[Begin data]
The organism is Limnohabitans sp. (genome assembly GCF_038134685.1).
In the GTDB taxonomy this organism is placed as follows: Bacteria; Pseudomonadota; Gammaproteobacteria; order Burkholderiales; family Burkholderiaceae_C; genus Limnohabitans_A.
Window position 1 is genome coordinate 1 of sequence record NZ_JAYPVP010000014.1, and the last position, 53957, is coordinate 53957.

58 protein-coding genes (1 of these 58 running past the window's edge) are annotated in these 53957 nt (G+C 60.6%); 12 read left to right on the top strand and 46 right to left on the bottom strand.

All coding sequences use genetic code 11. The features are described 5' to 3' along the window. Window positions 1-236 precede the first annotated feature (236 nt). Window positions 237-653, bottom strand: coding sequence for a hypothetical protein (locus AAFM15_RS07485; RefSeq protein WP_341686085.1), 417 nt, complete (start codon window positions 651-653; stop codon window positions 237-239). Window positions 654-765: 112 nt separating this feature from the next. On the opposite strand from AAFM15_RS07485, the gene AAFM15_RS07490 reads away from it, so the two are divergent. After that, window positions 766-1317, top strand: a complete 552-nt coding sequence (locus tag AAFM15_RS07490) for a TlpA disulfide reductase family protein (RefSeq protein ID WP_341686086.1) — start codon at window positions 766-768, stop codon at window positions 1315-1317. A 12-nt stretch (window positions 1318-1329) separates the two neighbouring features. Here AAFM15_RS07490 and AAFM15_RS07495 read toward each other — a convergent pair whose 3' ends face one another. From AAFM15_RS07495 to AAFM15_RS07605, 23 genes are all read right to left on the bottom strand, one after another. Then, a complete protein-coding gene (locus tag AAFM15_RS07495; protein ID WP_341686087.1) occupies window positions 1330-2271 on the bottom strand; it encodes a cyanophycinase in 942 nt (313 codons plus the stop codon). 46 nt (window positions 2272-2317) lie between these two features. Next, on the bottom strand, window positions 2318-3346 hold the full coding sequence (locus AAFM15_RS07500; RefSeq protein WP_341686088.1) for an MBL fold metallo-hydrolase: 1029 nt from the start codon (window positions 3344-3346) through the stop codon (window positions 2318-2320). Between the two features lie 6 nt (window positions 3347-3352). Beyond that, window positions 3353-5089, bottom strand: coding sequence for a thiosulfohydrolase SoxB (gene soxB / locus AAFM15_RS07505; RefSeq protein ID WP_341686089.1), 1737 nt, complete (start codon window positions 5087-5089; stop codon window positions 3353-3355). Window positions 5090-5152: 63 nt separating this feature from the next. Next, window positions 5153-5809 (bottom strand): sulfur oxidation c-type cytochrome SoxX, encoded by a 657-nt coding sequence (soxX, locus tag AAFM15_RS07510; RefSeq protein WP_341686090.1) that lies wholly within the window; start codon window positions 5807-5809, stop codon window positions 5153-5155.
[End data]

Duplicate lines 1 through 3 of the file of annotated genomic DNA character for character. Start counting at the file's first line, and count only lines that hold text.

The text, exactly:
The organism is Limnohabitans sp. (genome assembly GCF_038134685.1).
In the GTDB taxonomy this organism is placed as follows: Bacteria; Pseudomonadota; Gammaproteobacteria; order Burkholderiales; family Burkholderiaceae_C; genus Limnohabitans_A.
Window position 1 is genome coordinate 1 of sequence record NZ_JAYPVP010000014.1, and the last position, 53957, is coordinate 53957.